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Data Driven Mobility paving the way to Safer Roads

“OCTO Insight Radar Observatory

1.     Road Safety: a global challenge

Every year, millions of lives are lost, and countless individuals are injured on roads worldwide, posing a significant threat to public health and sustainable development, according to the World Health Organization (WHO). Recognizing this urgent issue, United Nations institutions have published the Global Road Safety Plan for 2021-2030, which prioritizes safety as a crucial part of modern transportation systems.

The Global Road Safety Plan for the period 2021-2030 aims to revolutionize transportation systems and reduce road accident fatalities and injuries by 50%. This ambitious endeavor highlights the critical importance of reimagining and optimizing transportation infrastructure and practices to ensure safer roads for all.

In various regions, local initiatives address specific challenges. In Latin America and the Caribbean, for instance, road accidents present a significant public health challenge, resulting in approximately 110,000 fatalities and over 5 million injuries annually. Beyond the human toll, these incidents have large economic ramifications, estimated to cost the region between 3 to 5 percent of its gross domestic product. Many accidents stem from unsafe behaviours such as distracted driving, speeding, and driving under the influence of alcohol or drugs. Consequently, the Inter-American Development Bank has aligned with the United Nations Decade of Action for Road Safety 2021-2030, committing to invest in initiatives aimed at reducing road crashes in the region.

Within the European Union (EU), emphasis is placed not only on preventive measures against crashes but also on post-impact interventions crucial for mitigating the aftermath for victims. Post-impact care, as outlined by the European Commission (2022b), encompasses a range of measures and emergency systems, such as the eCall (Emergency Call) integrated into vehicles across the EU. The eCall system automatically contacts the European emergency number upon detecting a crash in real-time, providing vital information to aid those affected by the incident.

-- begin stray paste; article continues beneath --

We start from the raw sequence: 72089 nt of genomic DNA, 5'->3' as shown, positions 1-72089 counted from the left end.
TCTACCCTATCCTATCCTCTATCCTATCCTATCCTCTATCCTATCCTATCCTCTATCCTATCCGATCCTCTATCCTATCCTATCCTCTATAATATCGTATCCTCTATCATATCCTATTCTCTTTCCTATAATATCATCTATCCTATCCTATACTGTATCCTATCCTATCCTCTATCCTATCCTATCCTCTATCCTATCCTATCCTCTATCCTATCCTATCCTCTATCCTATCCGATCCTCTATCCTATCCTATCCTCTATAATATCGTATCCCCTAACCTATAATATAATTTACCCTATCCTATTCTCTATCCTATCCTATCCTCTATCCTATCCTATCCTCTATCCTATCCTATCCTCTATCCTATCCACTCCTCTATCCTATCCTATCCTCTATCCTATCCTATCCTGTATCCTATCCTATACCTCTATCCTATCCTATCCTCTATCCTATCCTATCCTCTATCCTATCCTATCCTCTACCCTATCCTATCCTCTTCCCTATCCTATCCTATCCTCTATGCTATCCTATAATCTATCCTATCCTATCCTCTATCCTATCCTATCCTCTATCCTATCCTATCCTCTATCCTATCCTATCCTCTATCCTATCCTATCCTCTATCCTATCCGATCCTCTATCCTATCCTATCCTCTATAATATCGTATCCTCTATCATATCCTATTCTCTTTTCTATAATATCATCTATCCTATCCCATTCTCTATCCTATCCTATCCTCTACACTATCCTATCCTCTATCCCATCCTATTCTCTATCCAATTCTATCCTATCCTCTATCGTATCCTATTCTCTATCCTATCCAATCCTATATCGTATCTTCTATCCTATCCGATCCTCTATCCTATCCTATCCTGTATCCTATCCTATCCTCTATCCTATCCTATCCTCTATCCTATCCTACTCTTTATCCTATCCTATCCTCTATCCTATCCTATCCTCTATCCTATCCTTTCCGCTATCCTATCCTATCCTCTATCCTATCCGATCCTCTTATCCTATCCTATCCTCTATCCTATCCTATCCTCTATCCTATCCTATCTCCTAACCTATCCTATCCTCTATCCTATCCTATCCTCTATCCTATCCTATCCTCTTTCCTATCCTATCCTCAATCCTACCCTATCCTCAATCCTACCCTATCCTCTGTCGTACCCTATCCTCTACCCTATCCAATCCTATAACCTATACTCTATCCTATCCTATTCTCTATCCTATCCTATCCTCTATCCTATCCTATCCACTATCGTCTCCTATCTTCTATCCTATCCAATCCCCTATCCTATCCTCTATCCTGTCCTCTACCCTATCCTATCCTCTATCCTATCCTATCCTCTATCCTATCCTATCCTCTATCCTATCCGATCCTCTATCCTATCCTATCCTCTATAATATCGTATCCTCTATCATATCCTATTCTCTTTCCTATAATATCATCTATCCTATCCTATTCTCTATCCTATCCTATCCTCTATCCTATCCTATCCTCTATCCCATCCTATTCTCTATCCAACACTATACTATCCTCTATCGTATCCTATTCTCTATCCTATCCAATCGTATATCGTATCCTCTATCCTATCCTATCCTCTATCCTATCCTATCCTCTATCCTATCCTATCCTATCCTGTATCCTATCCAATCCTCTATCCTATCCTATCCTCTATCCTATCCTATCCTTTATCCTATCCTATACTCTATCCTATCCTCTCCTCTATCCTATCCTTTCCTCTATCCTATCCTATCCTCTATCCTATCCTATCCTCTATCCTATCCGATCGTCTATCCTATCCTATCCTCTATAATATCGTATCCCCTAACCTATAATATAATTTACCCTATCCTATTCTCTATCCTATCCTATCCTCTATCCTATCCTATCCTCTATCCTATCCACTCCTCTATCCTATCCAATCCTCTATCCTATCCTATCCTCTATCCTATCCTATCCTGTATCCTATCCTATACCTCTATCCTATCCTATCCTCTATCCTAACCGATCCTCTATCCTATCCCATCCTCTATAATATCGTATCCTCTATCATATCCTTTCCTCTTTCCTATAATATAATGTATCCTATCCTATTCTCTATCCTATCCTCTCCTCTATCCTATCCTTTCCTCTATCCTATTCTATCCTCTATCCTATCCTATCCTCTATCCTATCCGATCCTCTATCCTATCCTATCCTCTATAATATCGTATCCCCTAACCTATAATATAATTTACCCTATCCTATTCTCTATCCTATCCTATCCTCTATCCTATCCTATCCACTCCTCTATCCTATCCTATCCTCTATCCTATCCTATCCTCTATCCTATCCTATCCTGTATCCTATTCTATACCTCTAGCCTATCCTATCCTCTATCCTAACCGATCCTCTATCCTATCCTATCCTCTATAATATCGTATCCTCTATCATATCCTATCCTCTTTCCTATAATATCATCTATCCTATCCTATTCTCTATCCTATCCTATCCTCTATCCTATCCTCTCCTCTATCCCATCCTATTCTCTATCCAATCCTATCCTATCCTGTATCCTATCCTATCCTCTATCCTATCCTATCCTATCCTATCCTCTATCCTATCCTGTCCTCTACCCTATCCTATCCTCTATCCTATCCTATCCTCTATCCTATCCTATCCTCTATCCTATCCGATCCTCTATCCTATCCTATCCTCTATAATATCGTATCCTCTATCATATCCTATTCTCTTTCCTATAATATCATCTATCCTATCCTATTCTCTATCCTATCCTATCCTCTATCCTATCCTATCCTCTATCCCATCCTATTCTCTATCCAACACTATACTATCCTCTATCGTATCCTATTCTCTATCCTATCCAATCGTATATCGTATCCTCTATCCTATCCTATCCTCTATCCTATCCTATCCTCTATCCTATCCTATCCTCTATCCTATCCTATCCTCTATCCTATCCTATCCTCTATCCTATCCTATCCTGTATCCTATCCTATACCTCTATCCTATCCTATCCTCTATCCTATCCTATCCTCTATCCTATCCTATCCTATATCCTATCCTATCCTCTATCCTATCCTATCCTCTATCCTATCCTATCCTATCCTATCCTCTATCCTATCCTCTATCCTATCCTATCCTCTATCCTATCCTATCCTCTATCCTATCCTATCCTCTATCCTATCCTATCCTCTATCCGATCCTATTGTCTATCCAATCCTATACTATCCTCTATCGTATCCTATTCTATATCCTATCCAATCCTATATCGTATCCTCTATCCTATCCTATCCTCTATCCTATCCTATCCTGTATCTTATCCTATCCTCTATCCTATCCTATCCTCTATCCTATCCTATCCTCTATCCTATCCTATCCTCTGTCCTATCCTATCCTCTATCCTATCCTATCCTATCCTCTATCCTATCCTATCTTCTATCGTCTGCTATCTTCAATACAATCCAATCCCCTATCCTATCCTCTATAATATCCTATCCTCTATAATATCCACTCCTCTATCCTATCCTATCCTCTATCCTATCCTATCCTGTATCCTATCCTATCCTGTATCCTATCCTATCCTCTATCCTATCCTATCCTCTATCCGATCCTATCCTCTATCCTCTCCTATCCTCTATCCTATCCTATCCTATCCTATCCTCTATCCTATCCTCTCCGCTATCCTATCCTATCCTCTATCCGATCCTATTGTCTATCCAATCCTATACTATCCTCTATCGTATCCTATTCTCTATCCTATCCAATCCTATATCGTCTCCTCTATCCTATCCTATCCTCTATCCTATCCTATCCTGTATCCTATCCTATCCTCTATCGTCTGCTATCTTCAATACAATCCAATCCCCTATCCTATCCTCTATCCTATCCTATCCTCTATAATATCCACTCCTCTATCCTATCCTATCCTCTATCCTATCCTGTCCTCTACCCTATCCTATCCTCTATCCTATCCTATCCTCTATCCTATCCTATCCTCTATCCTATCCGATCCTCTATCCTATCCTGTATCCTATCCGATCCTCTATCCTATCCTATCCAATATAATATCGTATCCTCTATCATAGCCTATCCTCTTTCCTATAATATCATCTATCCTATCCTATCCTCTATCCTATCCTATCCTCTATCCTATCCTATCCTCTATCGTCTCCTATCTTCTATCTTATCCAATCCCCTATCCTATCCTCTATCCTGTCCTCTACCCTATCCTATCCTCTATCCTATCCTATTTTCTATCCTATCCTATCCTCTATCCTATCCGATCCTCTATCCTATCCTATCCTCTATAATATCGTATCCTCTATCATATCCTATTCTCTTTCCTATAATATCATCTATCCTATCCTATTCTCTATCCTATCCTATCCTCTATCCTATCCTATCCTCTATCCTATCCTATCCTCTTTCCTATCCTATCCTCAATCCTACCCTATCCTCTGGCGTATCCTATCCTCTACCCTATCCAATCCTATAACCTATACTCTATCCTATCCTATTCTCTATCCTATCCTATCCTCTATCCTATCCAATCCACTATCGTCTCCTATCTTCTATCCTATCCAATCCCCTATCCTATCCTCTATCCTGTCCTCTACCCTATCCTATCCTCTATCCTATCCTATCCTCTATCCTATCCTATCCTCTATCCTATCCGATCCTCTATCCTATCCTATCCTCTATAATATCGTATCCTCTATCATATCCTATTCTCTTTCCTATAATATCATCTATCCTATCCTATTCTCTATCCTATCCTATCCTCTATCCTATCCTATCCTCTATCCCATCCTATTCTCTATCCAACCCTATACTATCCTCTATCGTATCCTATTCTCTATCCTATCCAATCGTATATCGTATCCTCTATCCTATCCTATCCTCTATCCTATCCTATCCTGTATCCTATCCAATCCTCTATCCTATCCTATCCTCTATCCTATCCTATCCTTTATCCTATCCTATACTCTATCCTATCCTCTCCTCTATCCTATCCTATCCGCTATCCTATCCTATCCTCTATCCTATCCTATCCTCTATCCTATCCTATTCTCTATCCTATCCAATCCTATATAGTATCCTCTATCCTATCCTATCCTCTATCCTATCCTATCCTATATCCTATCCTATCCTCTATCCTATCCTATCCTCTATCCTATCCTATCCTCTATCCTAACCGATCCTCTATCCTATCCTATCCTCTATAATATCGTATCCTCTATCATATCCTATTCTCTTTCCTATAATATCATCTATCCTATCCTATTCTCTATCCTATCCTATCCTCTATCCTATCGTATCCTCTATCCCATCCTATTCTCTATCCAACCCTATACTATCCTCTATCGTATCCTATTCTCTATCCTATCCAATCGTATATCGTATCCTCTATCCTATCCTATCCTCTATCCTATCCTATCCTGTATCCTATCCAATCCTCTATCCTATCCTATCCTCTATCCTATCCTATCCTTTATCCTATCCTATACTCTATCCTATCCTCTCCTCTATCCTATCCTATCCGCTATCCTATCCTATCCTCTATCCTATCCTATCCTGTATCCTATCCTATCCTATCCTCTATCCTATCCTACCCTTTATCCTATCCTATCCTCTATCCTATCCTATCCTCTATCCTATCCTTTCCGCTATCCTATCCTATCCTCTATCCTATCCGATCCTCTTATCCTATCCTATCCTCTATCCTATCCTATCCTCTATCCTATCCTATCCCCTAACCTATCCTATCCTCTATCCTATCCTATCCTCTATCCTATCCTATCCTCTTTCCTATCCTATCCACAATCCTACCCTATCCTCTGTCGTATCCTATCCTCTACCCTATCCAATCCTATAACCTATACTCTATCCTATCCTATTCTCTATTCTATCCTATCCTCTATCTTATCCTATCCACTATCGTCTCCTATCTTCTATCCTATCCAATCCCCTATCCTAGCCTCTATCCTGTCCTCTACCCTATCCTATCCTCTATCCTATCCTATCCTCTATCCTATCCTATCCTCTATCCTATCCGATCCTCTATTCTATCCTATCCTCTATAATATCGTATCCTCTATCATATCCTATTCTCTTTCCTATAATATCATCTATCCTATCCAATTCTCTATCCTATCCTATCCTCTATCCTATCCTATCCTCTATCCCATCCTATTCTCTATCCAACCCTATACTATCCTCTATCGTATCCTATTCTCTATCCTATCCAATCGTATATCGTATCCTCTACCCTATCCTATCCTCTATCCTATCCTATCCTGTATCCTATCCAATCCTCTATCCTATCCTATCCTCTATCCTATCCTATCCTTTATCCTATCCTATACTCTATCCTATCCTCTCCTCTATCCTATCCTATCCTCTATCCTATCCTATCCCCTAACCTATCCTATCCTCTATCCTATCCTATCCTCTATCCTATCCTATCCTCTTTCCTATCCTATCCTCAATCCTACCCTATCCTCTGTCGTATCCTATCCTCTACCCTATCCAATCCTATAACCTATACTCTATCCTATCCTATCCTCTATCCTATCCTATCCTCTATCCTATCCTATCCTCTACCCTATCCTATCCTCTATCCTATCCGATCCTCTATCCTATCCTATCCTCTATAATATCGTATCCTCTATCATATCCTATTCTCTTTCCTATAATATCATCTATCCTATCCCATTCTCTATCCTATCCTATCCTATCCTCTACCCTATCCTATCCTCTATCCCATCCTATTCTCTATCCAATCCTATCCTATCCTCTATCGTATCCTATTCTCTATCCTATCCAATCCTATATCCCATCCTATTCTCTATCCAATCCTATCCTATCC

In the United States, the National Roadway Safety Strategy (NRSS) outlines a vision of zero roadway deaths and provides concrete actions to decrease annual fatalities. Adopting the Safe System Approach, the U.S. Department of Transportation (DOT) acknowledges human error and emphasizes five elements: Safer People, Safer Roads, Safer Vehicles, Safer Speeds, and Post-Crash Care. Collaborative efforts across government sectors, public and private sectors, advocacy groups, and research are essential for implementing the NRSS and promoting shared responsibility, proactive safety measures, and redundancy within the transportation system.

Overall, considerable progress can be achieved by fostering collaboration among primary stakeholders in mobility as for example fleet companies, cities, insurers, drivers and technology providers. By harnessing technological advancements, expertise and implementing innovative processes, a positive feedback loop can be set up, prioritizing road safety as vital for society while addressing key goals for the business companies.

2.     Unifying Perspectives in the Connected Mobility Ecosystem

With a shared goals to have a more sustainable mobility, Cities, insurance companies, and fleet managers all face the challenge of balancing multiple interconnected objectives, impacting vehicles, drivers, economic sustainability, and societal expectations for a more comfortable environment.

Adopting a unified perspective and creating a mobility ecosystem can highlight synergies among these goals, with a central focus on road safety.

Telematics and connected vehicles facilitate the implementation of many initiatives for driver safety, yielding positive effects across all the intertwined goals.